Overview of Scaling: Vertical And Horizontal Scaling

Given architecture is an example of a client-server based system. In this, there is a client who sends requests to the server and then the client receives a response from the server accordingly but when the number of users/clients increases, the load on the server increases enormously which makes it difficult for the server to perform efficiently and hence becomes slow. Therefore, it is important to make the server scalable in a way such that the server capacity increases according to the increasing traffic without any sort of failure.

Scaling

It can be defined as a process to expand the existing configuration (servers/computers) to handle a large number of user requests or to manage the amount of load on the server. This process is called scalability. This can be done either by increasing the current system configuration (increasing RAM, number of servers) or adding more power to the configuration. Scalability plays a vital role in the designing of a system as it helps in responding to a large number of user requests more effectively and quickly.

There are two ways to do this : 

  1. Vertical Scaling 
  2. Horizontal Scaling 

Vertical Scaling

It is defined as the process of increasing the capacity of a single machine by adding more resources such as memory, storage, etc. to increase the throughput of the system. No new resource is added, rather the capability of the existing resources is made more efficient. This is called Vertical scaling. Vertical Scaling is also called the Scale-up approach. 



Example: MySQL 
 

Advantages of Vertical Scaling

  1. It is easy to implement
  2. Reduced software costs as no new resources are added
  3. Fewer efforts required to maintain this single system

Disadvantages of Vertical Scaling

  1. Single-point failure
  2. Since when the system (server) fails, the downtime is high because we only have a single server
  3. High risk of hardware failures

A Real-time Example of Vertical Scaling

When traffic increases, the server degrades in performance. The first possible solution that everyone has is to increase the power of their system. For instance, if earlier they used 8 GB RAM and 128 GB hard drive now with increasing traffic, the power of the system is affected. So a possible solution is to increase the existing RAM or hard drive storage, for e.g. the resources could be increased to 16 GB of RAM and 500 GB of a hard drive but this is not an ultimate solution as after a point of time, these capacities will reach a saturation point.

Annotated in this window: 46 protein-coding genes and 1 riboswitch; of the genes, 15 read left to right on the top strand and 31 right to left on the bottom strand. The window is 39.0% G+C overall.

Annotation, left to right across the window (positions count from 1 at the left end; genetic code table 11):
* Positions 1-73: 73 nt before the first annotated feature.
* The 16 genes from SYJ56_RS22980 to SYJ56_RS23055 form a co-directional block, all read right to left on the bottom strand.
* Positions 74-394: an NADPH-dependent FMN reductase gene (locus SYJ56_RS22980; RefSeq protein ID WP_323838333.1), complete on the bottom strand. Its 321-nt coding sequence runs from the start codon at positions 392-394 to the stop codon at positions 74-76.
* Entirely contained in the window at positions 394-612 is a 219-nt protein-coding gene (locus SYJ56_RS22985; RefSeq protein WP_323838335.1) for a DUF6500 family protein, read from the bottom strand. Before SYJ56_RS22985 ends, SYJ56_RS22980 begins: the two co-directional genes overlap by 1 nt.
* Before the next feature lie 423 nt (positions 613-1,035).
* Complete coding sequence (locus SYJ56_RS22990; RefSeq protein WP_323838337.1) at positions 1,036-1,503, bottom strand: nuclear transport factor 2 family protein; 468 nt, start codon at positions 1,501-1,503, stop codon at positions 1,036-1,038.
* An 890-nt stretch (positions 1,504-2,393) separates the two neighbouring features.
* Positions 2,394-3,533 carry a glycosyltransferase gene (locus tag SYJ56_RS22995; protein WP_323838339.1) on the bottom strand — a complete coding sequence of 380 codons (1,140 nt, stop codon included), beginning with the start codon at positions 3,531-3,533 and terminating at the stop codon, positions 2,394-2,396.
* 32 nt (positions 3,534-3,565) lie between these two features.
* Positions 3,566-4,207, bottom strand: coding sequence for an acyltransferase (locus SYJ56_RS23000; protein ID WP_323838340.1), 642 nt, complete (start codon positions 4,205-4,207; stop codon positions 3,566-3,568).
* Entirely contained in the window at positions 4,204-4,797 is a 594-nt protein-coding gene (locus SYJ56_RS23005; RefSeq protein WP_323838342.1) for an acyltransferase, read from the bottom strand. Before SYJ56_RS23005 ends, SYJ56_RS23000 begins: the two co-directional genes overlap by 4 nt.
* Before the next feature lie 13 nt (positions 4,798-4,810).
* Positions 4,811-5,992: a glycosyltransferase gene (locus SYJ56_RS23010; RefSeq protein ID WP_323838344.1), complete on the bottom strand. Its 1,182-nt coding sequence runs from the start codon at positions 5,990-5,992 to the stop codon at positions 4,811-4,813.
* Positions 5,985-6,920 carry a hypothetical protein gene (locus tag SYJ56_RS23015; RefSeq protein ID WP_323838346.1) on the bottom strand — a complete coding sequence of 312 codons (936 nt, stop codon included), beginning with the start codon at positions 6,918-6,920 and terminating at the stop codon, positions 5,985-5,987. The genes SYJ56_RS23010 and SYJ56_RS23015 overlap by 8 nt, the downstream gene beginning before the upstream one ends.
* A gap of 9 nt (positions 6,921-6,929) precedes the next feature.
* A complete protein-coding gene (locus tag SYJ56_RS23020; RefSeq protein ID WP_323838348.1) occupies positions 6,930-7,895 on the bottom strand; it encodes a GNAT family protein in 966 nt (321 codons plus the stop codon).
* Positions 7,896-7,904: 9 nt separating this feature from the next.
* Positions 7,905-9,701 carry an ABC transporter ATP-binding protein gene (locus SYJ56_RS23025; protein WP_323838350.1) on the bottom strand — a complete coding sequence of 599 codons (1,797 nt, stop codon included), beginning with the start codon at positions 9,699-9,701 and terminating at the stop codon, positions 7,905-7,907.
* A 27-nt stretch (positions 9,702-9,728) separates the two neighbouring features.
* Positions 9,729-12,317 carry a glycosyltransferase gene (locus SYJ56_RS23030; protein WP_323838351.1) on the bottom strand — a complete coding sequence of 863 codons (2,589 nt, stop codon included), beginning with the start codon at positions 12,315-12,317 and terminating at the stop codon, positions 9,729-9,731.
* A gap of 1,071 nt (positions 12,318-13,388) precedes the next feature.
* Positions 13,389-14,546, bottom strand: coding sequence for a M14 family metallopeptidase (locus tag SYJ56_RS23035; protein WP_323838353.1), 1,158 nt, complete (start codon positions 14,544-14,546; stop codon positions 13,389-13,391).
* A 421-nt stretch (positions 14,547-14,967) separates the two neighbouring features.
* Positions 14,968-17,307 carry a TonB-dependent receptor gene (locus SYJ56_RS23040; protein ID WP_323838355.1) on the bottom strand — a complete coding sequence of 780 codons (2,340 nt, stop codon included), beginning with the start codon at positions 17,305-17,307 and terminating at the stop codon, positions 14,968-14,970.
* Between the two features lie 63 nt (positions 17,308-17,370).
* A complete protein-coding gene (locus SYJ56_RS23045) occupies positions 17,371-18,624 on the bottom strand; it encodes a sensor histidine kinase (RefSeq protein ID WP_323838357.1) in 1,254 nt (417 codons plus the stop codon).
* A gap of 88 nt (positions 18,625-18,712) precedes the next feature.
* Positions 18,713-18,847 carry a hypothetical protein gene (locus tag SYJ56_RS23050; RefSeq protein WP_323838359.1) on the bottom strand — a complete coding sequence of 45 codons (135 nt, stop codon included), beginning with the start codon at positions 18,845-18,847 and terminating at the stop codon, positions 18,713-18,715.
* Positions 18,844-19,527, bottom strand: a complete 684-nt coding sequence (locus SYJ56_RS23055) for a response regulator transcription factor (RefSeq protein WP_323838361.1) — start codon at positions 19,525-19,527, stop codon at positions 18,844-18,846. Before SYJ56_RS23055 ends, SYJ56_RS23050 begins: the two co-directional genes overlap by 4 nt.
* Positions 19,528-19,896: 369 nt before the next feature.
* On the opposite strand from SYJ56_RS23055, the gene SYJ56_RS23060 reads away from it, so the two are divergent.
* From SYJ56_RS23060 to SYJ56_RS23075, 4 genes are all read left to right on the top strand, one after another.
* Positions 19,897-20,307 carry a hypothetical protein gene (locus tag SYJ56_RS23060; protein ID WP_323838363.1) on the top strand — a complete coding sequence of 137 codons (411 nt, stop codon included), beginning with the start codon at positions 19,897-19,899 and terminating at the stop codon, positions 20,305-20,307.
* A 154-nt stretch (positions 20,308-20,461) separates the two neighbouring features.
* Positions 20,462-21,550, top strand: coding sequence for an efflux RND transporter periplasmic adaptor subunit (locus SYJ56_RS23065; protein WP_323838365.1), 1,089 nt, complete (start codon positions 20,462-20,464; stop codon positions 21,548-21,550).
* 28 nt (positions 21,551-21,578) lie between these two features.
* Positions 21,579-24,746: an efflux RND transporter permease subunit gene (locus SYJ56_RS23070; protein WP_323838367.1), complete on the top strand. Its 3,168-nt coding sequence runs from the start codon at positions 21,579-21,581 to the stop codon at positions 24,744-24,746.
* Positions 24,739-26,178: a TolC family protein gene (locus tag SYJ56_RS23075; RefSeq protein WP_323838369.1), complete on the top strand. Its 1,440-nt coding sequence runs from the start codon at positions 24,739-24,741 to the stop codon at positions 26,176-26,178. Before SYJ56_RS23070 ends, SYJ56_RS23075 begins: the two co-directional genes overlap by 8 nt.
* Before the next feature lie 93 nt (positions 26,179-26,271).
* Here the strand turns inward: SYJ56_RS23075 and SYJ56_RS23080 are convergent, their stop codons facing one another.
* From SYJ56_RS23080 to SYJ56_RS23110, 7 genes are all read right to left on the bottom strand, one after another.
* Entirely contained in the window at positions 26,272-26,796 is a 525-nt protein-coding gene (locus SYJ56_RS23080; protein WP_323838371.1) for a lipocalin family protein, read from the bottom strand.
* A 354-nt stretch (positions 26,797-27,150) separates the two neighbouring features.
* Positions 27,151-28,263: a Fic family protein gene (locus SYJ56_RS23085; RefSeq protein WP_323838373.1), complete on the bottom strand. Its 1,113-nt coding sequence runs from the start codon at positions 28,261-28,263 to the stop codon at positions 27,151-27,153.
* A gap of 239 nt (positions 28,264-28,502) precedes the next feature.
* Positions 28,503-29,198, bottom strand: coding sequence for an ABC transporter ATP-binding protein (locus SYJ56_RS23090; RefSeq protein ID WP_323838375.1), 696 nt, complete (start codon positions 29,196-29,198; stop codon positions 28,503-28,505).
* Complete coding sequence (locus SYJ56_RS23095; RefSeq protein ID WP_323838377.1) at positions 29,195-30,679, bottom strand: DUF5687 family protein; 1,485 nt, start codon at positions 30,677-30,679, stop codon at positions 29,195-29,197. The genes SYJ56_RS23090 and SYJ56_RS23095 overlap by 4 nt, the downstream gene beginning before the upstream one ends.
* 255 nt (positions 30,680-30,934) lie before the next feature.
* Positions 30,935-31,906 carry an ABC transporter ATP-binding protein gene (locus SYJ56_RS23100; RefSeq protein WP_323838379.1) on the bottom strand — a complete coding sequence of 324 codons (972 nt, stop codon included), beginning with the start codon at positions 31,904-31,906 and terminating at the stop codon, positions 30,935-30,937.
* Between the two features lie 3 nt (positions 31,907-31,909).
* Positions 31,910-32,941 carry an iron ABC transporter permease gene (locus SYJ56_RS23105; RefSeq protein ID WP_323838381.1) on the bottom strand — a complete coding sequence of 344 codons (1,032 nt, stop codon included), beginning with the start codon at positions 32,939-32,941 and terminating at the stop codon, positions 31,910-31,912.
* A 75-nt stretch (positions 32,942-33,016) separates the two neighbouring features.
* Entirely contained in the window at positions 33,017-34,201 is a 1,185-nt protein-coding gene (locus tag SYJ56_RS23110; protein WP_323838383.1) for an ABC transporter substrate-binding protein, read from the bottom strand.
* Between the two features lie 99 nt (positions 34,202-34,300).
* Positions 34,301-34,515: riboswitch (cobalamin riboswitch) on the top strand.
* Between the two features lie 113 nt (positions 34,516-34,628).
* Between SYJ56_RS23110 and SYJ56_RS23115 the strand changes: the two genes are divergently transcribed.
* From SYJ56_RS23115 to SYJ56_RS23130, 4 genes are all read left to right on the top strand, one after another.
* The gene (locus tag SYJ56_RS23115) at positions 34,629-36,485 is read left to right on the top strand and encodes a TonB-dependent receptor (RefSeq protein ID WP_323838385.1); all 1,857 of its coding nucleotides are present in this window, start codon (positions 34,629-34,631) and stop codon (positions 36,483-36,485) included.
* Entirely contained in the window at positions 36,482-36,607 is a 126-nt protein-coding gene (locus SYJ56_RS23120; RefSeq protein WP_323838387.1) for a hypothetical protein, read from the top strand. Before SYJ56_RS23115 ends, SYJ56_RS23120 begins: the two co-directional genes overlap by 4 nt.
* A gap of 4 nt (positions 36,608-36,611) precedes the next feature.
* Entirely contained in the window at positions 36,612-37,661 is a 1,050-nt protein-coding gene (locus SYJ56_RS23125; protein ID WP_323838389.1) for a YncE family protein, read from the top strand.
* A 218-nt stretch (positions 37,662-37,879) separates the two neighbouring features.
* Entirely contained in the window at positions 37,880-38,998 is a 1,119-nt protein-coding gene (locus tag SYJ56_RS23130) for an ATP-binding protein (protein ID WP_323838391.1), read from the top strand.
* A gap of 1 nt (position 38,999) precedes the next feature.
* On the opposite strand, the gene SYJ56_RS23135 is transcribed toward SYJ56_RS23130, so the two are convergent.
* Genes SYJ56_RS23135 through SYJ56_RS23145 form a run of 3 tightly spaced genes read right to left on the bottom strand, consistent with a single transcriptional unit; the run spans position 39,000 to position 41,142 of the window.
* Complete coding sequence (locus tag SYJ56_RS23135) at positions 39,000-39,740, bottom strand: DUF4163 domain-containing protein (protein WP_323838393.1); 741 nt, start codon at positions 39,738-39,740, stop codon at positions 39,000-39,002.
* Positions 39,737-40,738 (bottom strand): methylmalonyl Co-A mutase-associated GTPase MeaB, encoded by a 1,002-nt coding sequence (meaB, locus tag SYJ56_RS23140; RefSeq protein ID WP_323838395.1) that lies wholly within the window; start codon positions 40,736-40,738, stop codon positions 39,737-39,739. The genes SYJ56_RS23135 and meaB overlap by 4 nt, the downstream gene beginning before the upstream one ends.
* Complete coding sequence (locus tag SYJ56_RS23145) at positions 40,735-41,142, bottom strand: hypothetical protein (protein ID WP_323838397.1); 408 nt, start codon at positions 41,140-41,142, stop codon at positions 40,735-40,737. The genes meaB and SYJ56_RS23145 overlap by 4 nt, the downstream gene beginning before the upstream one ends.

Horizontal Scaling

It is defined as the process of adding more instances of the same type to the existing pool of resources and not increasing the capacity of existing resources like in vertical scaling. This kind of scaling also helps in decreasing the load on the server. This is called Horizontal Scaling 
Horizontal Scaling is also called the Scale-out approach. 

In this process, the number of servers is increased and not the individual capacity of the server. This is done with the help of a Load Balancer which basically routes the user requests to different servers according to the availability of the server. Thereby, increasing the overall performance of the system. In this way, the entire process is distributed among all servers rather than just depending on a single server. 
Example: NoSQL, Cassandra, and MongoDB 
 

Advantages of Horizontal Scaling

  1. Fault Tolerance means that there is no single point of failure in this kind of scale because there are 5 servers here instead of 1 powerful server. So if anyone of the servers fails then there will be other servers for backup. Whereas, in Vertical Scaling there is single point failure i.e: if a server fails then the whole service is stopped.
  2. Low Latency: Latency refers to how late or delayed our request is being processed.
  3. Built-in backup

Disadvantages of Horizontal Scaling

  1. Not easy to implement as there are a number of components in this kind of scale
  2. Cost is high
  3. Networking components like, router, load balancer are required

A Real-time Example of Horizontal Scaling

For example, if there exists a system of the capacity of 8 GB of RAM and in future, there is a requirement of 16 GB of RAM then, rather than the increasing capacity of 8 GB RAM to 16 GB of RAM, similar instances of 8 GB RAM could be used to meet the requirements. 
 


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